I have to admit, I’ve been following the hype: from the extra security hired to guard the warehouses to the record-breaking pre-order sales. Now, someone has stolen a truckload of the books just a week before it is released. Wild.

Good for Harry Potter, and good for kids. They will look back on these books the way so many people look back on the Lord of the Rings books and the Star Wars movies. The same way I look back at the Foundation books. A bit of childhood that lingers with you forever.

Cam just announced his latest project: WatchBlog, a multi-editor blog ala BlogCritics. This one focuses on the 2004 presidential election, with a separate blog for each of the three major political affiliations.

It looks interesting, and it could be a good source of information for the upcoming election. I only hope they will setup a RSS feed soon. Or, more appropriately, three feeds — one for each affiliation. I also hope he posts statistics some time about which sections get the most hits.

Update: Cam has now added RSS feeds for all the blogs. Thanks, Cam. I have added them all to my news reader.

Via Mark via Simon: Web Development Bookmarklets. The “Edit CSS” bookmarklet is something you have to see to believe.

Update: Bookmarklets are broken in Firebird 0.6, which is disappointing, since that’s what I use at work. Both bugs have been fixed, but they have not made it into a milestone release yet. Use Mozilla 1.3 instead. Also, any stylesheets you include through an @import statement are not automatically pulled into the “Edit CSS” screen. My mistake, they are. Regardless, these are this is a minor complaints about useful tools.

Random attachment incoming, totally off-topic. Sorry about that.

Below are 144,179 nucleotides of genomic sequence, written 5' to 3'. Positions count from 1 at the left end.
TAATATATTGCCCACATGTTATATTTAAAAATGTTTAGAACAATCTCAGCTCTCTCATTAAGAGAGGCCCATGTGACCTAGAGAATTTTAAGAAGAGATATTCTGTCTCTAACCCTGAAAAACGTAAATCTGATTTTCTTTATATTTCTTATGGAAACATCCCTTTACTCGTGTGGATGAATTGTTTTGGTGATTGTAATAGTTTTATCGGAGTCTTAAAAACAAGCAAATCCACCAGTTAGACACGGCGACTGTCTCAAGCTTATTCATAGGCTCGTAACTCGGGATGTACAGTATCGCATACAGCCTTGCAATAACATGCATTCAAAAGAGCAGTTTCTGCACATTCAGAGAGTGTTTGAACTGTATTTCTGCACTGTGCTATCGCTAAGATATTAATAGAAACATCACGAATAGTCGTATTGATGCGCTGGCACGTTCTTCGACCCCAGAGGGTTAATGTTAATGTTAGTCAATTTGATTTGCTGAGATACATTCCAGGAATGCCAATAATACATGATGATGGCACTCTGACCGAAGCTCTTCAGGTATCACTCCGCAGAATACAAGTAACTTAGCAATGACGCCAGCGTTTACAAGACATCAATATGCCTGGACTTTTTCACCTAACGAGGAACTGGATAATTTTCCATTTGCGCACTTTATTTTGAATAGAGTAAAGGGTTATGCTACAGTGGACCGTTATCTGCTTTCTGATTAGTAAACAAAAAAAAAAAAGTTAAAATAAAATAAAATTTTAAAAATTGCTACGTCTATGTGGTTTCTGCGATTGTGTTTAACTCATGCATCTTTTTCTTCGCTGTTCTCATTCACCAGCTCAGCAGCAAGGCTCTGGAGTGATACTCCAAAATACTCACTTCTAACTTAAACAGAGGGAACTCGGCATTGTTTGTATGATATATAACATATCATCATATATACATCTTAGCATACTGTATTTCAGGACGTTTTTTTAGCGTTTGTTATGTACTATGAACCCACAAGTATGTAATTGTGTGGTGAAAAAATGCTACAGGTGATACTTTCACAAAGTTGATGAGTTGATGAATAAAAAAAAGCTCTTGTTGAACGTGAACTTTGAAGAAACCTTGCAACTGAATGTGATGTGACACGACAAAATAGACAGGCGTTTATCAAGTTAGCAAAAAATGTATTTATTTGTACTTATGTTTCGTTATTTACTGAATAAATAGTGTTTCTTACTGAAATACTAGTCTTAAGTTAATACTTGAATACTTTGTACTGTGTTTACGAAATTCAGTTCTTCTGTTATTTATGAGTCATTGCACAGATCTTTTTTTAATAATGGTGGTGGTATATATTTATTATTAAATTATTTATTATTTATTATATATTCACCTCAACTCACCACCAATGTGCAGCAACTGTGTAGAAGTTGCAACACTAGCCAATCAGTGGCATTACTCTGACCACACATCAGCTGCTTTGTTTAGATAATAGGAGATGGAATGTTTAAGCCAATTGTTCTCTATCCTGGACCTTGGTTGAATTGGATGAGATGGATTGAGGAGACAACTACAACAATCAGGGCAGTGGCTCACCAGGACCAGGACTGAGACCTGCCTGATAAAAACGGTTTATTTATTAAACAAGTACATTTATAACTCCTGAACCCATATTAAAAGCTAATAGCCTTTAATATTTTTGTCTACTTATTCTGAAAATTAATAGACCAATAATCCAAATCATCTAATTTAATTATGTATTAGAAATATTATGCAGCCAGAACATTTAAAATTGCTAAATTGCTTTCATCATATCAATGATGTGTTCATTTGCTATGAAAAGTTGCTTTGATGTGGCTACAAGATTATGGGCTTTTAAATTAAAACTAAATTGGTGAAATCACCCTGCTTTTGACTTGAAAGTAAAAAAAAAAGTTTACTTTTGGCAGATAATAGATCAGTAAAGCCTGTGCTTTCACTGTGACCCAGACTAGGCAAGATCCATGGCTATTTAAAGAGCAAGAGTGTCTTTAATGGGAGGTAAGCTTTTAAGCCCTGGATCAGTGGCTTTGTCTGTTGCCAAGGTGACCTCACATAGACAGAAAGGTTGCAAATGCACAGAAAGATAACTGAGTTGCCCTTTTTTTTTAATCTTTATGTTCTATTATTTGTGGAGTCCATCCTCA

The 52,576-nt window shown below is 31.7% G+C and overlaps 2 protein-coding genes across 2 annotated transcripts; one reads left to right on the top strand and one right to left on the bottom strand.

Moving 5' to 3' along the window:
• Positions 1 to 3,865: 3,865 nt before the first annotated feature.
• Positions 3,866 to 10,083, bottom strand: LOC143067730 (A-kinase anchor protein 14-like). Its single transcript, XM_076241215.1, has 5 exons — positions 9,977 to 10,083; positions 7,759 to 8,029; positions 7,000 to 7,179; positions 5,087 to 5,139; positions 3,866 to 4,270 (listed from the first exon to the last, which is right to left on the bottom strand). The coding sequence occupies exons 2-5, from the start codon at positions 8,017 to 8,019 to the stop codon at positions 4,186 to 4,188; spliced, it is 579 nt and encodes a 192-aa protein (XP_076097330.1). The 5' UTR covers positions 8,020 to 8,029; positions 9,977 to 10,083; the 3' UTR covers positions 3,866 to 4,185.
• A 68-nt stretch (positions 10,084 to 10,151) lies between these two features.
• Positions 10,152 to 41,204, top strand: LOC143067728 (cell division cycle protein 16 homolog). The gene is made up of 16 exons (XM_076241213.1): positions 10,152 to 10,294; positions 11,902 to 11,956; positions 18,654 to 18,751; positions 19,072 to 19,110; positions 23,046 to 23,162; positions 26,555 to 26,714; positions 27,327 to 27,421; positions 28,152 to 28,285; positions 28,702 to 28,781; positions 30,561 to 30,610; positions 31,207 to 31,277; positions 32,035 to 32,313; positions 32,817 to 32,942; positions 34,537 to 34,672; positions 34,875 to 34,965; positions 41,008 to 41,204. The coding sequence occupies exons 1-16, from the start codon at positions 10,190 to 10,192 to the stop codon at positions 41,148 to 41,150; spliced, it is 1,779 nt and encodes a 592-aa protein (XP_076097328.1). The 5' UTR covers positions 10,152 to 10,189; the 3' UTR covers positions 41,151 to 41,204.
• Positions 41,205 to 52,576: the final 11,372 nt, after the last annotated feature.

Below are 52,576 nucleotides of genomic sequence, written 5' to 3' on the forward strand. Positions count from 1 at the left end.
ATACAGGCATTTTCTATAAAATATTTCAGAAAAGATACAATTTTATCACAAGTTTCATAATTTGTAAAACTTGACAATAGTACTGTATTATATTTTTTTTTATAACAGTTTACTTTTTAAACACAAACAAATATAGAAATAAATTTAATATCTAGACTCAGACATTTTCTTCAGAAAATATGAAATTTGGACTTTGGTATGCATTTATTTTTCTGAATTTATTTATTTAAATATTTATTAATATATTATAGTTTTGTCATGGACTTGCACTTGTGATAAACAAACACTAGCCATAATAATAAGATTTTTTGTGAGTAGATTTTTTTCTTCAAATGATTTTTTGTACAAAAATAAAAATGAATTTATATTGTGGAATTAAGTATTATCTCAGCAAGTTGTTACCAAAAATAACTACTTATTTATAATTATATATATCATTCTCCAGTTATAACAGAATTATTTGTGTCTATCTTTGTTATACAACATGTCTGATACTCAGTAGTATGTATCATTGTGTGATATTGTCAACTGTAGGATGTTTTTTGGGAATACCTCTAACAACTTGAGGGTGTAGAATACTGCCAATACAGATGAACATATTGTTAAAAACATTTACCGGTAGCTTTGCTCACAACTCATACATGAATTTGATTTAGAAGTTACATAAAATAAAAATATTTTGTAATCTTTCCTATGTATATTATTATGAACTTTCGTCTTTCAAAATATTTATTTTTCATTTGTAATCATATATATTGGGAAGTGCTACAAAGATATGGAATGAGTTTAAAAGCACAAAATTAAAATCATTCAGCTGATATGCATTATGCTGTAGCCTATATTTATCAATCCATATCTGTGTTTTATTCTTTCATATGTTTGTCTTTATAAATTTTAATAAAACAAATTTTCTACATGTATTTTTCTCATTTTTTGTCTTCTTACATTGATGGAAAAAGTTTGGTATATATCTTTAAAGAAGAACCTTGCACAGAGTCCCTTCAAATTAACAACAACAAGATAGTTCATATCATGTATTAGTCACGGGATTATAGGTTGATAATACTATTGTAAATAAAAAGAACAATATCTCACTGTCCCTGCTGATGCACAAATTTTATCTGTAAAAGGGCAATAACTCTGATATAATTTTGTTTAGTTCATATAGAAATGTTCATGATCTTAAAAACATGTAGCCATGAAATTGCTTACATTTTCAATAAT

Update update: “Edit CSS” does not work as a bookmarklet in Firebird 0.6, but it will work as a link on the page. So, I used the handy-dandy button maker and added a link to the front page. If you have a Mozilla-based browser, you can click that image to play with the CSS of this page.

I’m catching up on my reading of web design sites — and, by catching up, I mostly mean reading for the first time:

One of the good things about being blocked at work from any news sites other than just headlines is it makes the articles funnier. The following is from CNN:

Several skulls unearthed in Ethiopia, pocked with mysterious cuts, represent the oldest known evidence of modern humans, according to a new study in Nature.

I dunno… Despite this evidence, I’m still skeptical about the existence of modern humans. I certainly don’t work with any.

We have mostly recovered from our latest web hosting nightmare. I have a few glitches yet to work out on OKMensa, but other than that things seem fine. Our sites are taking up permanent residence at our new host. I sympathize with our old host, Dot 5 Hosting — everything that could possibly go wrong, did. But, it is still going on, and they are becoming less and less responsive to my requests to fix what remains broken so that I can verify we have recovered everything.

A web host that lasts at least a year, is that too much to ask?

I have retroactively posted the last two entries of our 90 days. Rather anti-climactic, eh? I prefer to believe the server just could not handle the exponential growth of our business. Please allow me my delusions.

In other news, Ad Goat launched this weekend to much fanfare and little sleep. Thanks to Perl Studio for providing the Perl/PHP solution that powers PayPal Instant Payment Notification on Ad Goat. When paying for an ad, a user can pay via PayPal and the software will instantly update the ad as approved. It is an example of a useful web service. When a user creates an ad, they see a link to PayPal. If they pay via that link, PayPal will post to a URL on our site the details of the transaction. The script on our side then posts that information back to PayPal, which will then respond to the script, telling it if the transaction was verified. If it was verified, our script updates the ad, marking it as approved. The user now has an ad, and we have our payment, all without any human intervention.